Monday, 20 February 2017

Film Review: PITCHFORK (2016)


PITCHFORK *** USA 2016 Dir: Glenn Douglas Packard. 94 mins

Choreographer Glenn Douglas Packard’s directorial debut is a stylish no-budget slasher film shot in 21 days on his family farm. Handsome Brian Raetz – a rare gay Final Boy – has just come out to his stern small town Dad over the phone, and brings seven friends as moral support for a visit to their country home. The typical irritating ensemble (cheating boyfriends, a loved-up pregnant couple, a chirpy slut) are butchered by an animalistic, fur-masked loon with the titular weapon embedded in the stump where his hand used to be.
This has a photogenic cast (with a couple of almost likeable characters amongst the cannon fodder) and a slick look, with advances in affordable 21st century filmmaking kit allowing for expansive aerial shots and atmospherically (over) lit shots of mist-enshrouded nocturnal cornfields. Packard scores some proficient suspense set pieces (notably an intense home invasion) and the predictable detour into TEXAS CHAINSAW family-that-slays-together territory is well done. It’s arguably overlong (a gratuitous barn dance hogs screen time) and the climactic kiss-off line is the clunkiest in recent memory, but slasher fans get their money’s worth and there’s something endearing about “Pitchfork”, a grunting in-bred psycho whose idea of flirting is to lick the face of a pretty girl before penetration.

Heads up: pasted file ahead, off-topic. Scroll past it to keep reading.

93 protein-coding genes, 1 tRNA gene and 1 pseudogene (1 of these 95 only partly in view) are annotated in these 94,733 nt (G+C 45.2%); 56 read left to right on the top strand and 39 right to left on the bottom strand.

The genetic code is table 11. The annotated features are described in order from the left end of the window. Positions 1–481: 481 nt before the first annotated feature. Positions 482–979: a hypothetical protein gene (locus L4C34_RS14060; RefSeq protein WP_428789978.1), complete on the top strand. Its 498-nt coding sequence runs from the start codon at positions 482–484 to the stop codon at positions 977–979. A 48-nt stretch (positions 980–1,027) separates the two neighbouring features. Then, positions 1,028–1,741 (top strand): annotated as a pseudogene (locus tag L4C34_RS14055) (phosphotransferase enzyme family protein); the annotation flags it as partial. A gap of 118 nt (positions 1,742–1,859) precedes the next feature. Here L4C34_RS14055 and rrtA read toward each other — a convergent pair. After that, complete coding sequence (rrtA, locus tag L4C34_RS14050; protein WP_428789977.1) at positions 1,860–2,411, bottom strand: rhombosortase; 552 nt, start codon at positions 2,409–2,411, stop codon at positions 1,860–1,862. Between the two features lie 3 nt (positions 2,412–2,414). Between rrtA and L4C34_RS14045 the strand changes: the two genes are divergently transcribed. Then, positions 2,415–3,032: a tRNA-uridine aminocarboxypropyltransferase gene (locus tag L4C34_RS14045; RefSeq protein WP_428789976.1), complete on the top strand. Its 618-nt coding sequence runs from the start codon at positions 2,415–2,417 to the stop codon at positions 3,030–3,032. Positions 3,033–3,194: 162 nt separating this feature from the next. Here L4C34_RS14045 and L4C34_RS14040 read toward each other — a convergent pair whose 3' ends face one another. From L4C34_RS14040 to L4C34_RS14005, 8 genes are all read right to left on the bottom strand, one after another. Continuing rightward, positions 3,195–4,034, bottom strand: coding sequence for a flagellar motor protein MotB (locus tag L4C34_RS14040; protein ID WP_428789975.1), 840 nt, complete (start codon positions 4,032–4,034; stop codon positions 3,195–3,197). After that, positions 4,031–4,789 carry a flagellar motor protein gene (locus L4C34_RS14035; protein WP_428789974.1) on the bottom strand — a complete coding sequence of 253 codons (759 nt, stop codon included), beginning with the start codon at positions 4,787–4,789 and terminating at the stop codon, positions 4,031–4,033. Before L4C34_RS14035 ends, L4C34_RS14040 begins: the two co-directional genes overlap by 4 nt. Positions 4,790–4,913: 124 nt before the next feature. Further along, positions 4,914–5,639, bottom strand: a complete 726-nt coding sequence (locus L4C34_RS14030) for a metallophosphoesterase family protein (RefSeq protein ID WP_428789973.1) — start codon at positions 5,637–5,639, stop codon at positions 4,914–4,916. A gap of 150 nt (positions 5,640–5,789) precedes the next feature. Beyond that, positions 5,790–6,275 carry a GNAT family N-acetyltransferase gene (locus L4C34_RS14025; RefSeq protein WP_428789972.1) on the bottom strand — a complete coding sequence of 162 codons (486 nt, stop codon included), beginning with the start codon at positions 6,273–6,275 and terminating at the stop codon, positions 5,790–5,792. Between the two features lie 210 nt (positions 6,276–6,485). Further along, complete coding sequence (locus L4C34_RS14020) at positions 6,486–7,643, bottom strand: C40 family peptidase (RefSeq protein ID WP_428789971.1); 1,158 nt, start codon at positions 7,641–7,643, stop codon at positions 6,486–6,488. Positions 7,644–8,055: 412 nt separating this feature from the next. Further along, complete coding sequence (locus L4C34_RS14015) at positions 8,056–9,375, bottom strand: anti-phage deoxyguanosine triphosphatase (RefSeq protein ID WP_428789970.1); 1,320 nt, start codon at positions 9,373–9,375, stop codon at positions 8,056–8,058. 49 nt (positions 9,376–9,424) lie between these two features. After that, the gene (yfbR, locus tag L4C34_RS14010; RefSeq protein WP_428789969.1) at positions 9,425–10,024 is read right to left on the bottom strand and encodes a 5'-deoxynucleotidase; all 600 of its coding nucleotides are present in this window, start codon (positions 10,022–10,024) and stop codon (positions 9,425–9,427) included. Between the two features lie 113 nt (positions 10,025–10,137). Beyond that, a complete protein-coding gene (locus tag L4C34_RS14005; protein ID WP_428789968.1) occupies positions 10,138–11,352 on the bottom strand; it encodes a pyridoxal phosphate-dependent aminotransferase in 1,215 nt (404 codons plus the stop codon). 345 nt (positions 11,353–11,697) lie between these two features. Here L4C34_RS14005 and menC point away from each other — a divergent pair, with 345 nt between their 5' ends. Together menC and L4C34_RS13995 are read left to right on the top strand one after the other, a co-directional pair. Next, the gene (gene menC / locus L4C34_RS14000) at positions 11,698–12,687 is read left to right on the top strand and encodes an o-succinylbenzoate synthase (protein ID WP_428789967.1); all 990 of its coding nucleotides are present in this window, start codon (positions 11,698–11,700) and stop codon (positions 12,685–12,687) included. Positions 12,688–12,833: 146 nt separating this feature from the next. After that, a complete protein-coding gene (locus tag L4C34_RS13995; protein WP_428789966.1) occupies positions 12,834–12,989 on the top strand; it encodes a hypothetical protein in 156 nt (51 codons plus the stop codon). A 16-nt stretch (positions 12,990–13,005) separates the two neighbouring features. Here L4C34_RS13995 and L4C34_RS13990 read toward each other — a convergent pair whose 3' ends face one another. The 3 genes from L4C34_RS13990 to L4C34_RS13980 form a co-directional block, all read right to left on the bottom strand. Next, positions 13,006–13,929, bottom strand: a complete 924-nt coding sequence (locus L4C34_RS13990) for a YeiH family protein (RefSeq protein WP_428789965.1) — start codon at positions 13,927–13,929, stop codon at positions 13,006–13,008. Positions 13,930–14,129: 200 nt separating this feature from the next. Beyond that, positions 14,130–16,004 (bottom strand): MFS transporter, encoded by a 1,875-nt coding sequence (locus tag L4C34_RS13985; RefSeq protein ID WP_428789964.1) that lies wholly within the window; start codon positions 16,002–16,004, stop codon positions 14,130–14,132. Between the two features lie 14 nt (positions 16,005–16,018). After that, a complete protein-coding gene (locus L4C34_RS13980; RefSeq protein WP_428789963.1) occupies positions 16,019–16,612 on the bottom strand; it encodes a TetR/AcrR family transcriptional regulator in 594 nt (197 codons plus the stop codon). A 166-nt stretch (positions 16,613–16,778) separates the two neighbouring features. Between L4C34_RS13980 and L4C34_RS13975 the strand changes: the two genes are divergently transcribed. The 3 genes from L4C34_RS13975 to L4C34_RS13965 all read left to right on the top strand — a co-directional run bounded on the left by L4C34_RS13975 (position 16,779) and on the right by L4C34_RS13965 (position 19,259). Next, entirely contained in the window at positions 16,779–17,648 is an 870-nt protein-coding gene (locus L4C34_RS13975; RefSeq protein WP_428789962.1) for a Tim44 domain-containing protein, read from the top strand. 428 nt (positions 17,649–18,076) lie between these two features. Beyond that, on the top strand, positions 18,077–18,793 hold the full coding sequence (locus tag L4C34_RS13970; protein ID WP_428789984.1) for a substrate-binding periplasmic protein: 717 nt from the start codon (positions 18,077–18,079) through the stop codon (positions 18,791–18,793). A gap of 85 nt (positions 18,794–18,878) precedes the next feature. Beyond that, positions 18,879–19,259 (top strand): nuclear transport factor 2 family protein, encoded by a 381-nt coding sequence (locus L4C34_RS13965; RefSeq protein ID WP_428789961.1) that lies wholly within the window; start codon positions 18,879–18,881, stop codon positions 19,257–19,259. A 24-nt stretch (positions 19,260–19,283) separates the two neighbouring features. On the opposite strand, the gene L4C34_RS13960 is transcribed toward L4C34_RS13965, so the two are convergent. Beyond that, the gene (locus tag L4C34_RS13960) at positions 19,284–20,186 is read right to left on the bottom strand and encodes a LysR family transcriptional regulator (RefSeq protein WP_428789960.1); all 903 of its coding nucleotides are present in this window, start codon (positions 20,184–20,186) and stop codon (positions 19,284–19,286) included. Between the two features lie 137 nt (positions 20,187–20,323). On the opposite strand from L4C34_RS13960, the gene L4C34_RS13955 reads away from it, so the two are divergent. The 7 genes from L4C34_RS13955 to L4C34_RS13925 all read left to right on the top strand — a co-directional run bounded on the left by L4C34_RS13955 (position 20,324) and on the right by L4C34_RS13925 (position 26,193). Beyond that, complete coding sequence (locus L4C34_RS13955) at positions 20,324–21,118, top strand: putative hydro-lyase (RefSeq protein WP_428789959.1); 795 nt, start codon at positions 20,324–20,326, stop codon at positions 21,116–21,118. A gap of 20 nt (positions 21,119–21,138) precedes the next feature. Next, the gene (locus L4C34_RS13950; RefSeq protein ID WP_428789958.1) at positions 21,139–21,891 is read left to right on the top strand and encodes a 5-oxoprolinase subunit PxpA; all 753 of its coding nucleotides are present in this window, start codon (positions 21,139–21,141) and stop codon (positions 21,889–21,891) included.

Review by Steven West




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